‘I’m Maeve. Molly was my next-door neighbour.’ Sadness fills her blue eyes as she remembers her friend. But they begin to brighten again as she talks with fondness about her. ‘Molly was always talking about you, so she was. About when you used to come and visit her as a child – when she had the big house across in Kerry. Shame you didn’t come lately, though . . . ’ She gives me a reproachful look.
‘It’s just . . . I’ve been a bit busy with my job and everything.’ Once again I feel the wave of guilt that has been flowing back and forth all day wash over me.
‘What is it you do again, now? A newspaper reporter, isn’t that what Molly said?’
‘Kind of . . . I’m a features editor on a women’s health and beauty magazine.’
‘Health and beauty, you say?’ Maeve considers this. ‘Ah, what’s there to write about that? A good scrub down with a bar of carbolic soap and some cold water, that’s what’s kept me going for over eighty years.’
I look with surprise at Maeve. She certainly doesn’t look over eighty. I would have guessed somewhere in her mid- to late sixties at a push, and her skin doesn’t look anywhere near that.
‘Yes, that surprised you, didn’t it?’ She smooths out the ruffles in her apron proudly. ‘None of your expensive potions and creams for me! You don’t need them.’ She leans in towards me. ‘You take a piece of advice from me, child. Stop wearing all that slap on your face. It’ll fair ruin your skin in the long run. Good clean air and clean living is all you need to keep yourself looking young.’
My hand goes subconsciously to the incredibly small Mulberry bag I’m carrying. It’s crammed with lipsticks, powders, brushes and compacts – my make-up bag alone would normally be bigger than this tiny effort. But today I’ve chosen to carry this one because the colour perfectly matches my new pewter-grey Louboutin shoes. I wanted to look my best for my aunt Molly’s funeral, even if she wouldn’t be there to see me.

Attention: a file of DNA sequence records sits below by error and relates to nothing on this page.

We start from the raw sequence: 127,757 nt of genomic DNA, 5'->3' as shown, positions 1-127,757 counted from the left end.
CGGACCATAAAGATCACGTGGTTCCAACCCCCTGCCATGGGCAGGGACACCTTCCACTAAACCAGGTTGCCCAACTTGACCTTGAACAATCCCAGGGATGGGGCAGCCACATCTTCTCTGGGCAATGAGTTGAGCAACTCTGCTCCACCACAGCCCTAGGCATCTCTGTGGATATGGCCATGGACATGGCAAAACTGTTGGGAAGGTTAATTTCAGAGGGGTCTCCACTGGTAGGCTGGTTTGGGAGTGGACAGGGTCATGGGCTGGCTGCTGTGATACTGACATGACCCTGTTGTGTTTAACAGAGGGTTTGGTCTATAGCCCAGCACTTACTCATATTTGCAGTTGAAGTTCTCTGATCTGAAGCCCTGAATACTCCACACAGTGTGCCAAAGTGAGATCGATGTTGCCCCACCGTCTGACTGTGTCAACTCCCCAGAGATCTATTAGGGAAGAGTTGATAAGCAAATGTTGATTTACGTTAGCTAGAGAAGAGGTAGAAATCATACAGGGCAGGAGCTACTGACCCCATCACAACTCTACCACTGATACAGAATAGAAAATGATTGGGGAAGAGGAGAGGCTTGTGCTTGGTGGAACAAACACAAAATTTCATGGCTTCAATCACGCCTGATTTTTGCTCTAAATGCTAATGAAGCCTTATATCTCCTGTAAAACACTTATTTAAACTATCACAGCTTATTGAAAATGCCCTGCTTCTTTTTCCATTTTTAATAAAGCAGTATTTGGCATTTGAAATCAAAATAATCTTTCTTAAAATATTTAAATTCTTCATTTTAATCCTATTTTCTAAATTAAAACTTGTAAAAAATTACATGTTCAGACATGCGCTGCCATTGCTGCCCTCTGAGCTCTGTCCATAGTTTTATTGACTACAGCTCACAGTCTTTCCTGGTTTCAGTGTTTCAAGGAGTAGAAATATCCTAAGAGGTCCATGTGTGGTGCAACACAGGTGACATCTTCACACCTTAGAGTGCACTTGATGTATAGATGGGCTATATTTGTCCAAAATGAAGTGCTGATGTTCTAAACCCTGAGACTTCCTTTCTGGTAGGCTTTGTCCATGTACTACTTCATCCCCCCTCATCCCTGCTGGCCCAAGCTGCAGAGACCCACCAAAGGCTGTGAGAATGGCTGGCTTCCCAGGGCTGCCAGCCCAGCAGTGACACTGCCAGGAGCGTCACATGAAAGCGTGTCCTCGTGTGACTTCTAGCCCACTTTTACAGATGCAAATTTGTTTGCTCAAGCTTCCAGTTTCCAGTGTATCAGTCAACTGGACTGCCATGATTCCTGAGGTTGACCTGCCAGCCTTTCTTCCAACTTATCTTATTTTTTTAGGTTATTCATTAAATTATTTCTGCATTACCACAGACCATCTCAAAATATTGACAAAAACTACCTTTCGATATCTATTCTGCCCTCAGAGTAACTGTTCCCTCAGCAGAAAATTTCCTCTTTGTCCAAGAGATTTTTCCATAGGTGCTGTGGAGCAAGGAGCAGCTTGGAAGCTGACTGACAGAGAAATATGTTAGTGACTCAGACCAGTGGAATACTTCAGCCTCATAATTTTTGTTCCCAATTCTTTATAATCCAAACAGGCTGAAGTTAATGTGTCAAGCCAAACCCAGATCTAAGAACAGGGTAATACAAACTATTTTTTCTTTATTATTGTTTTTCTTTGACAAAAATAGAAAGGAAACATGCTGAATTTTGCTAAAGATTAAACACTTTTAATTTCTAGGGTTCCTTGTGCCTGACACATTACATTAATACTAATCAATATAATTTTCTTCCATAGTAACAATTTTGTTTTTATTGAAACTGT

‘So now,’ Maeve says cheerily, suddenly seeming to forget all about her grave warning. ‘That’s grand someone from Molly’s English family has been able to make it over to see her off.’
‘Yes, there aren’t too many of us left now,’I begin, but Maeve has been distracted by a large man deliberating over a plate of fruit cake.
‘Now, can I cut you a slice of that cake, dear?’ she asks him, glad to be of service to someone in the food department at last.
As Maeve deftly cuts the man a large wedge of cake, I look around at the motley gathering of people now squashed into the kitchen of the small stone cottage that had belonged to my aunt. I guess by their ages they must be mainly Molly’s friends and acquaintances. I’d thought something similar in the church, that it was odd how everyone was so much older than me. Normally at funerals there’s a slight variation in the age of the mourners, but everyone at Molly’s funeral is around my aunt’s age. I’m assuming they must be her friends and acquaintances because I know for sure she had no brothers or sisters other than my mother, and since she passed away when I was twenty, some seven years ago now, I’m the only one left on that side of the family. I try desperately to remember some of the stories Molly told me when I was younger, about her time as a child in Ireland, but as hard as I try nothing is immediately forthcoming. I find it frustrating that memories I want to recall remain buried with those I would rather forget.